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than thirty-five years; and that among the multitude of statesmere and philanthropists, whose praises have been heralded through the universe, and deservedly so, for their splendid successes in this species of legislation, the merit of priority, and of self-denying patriotism, attaches irresistably and incontestibly to Mr. Jefferson. The Bill which he submitted to the Legislature, and which finally received their sanction, prohibited, under heavy penalties, the introduction of any slave into Virginia, by land or by water; and declared, that every slave imported contrary thereto, should be immediately free; excepting such as might belong to persons emigrating *om the other States, or be claimed by discount, devise, or marriage, or be at that time, the actual property of any citizen of the Commonwealth, residing in any other of the United States, or belong to toellers making a transient stay, and carrying their slaves away with t The circumstance ought not to be overlooked, that this important triumph was achieved amid the turbulence and anxiety of Revolutio, ; thus exhibiting the sublime spectacle of a People legislating for to liberties of another and distant continent, before the recovery of their own. The example was followed up by Pennsylvania, Massachusets, Connecticut and Rhode Island,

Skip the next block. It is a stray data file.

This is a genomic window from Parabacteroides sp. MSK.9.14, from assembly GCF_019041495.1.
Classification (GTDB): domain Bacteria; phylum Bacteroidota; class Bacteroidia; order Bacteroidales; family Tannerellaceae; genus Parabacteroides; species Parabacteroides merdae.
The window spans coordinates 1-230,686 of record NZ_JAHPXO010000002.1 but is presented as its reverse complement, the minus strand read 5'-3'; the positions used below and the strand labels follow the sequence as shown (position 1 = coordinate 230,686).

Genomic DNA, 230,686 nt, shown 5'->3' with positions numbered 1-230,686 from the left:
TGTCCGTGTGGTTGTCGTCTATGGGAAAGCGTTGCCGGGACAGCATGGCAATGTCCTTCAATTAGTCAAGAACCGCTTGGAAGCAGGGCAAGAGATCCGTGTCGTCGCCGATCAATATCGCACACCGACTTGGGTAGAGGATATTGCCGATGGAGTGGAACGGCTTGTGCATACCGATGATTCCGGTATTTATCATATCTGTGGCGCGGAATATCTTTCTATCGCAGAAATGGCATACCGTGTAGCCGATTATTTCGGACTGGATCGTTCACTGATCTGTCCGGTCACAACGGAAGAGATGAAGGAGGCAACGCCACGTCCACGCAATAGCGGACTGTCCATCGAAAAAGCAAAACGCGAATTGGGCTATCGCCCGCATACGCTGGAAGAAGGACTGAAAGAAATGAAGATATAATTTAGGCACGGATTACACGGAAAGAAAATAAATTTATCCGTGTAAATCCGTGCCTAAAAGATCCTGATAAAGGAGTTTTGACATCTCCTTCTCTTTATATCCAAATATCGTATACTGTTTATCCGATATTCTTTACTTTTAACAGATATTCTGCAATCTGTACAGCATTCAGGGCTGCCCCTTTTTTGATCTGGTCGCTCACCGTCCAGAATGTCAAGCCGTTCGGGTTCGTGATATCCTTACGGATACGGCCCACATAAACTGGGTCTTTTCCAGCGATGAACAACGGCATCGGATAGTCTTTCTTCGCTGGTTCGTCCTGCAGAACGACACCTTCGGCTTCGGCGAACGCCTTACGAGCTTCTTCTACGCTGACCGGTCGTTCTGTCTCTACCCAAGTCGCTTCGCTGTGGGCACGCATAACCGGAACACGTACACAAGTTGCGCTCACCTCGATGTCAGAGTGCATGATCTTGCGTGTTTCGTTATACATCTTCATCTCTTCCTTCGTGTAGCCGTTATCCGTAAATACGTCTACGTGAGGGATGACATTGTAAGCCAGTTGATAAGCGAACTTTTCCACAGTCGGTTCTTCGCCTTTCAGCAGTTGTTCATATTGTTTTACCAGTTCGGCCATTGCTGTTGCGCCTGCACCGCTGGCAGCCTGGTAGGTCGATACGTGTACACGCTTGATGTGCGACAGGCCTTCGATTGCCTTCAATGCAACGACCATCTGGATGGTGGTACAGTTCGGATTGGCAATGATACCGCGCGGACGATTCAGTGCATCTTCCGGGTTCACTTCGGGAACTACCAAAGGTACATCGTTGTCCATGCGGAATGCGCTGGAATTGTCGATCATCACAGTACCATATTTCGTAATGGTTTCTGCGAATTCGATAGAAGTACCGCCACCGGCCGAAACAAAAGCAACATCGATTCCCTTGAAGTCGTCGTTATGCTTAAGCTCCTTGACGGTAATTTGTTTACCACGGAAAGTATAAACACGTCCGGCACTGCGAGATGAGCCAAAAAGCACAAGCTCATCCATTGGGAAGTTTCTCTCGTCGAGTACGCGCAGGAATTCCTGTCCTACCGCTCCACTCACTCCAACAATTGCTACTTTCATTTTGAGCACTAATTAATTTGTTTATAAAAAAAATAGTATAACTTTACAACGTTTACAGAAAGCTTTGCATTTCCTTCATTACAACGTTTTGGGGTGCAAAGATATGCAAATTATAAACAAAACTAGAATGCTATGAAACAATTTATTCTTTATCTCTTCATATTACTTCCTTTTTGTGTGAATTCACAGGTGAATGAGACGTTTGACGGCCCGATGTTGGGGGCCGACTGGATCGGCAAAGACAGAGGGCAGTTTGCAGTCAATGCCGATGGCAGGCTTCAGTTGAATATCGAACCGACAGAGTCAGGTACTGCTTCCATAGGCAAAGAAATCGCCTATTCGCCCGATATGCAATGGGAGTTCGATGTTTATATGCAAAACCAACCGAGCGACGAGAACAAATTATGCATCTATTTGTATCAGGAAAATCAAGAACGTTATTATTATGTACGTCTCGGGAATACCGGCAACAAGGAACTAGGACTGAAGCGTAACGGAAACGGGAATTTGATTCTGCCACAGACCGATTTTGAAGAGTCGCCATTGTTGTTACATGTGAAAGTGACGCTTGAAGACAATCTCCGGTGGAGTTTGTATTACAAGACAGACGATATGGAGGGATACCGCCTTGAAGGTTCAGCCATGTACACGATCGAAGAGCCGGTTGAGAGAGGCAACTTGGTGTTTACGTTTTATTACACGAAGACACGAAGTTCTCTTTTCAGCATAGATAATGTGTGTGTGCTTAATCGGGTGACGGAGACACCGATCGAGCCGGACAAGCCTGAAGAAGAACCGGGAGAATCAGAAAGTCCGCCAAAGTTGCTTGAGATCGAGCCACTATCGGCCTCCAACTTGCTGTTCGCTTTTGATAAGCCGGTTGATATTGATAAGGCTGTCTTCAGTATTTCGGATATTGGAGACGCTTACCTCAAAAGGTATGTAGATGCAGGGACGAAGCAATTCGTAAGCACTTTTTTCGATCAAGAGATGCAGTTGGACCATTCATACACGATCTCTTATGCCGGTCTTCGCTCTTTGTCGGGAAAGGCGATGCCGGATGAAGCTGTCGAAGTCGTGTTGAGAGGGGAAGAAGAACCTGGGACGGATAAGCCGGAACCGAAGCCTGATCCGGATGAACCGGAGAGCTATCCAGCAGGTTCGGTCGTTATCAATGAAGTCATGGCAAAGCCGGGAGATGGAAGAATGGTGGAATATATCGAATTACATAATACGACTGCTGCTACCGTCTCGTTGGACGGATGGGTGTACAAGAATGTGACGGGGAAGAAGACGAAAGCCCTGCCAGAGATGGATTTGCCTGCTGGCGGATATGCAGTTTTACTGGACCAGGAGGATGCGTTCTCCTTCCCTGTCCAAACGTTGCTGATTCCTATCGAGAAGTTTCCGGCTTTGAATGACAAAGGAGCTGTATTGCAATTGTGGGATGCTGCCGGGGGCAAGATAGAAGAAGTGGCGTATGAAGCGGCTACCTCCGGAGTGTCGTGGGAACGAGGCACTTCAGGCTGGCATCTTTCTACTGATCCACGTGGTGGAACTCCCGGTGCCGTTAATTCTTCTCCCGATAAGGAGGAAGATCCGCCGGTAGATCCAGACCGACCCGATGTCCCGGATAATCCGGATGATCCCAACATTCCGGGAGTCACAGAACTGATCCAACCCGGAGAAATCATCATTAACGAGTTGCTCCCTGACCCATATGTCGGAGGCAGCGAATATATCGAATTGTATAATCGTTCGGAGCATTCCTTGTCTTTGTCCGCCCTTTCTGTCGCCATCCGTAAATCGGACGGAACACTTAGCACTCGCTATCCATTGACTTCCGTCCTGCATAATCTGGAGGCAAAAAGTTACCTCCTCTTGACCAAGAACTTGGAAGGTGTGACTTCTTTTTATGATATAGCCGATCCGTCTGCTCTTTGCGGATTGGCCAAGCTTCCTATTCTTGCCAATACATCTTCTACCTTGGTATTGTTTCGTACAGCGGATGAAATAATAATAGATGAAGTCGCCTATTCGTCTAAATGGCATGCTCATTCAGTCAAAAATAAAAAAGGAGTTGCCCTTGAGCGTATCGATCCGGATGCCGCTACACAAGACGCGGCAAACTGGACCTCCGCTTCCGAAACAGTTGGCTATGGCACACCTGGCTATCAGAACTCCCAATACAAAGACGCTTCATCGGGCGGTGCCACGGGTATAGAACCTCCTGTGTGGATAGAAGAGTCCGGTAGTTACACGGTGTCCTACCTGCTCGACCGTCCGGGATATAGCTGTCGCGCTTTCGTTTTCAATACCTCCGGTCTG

in the years 17 S0, S7, SS ; and in 1794 the Congress of the United States interdicted the trade from, all the ports of the Union,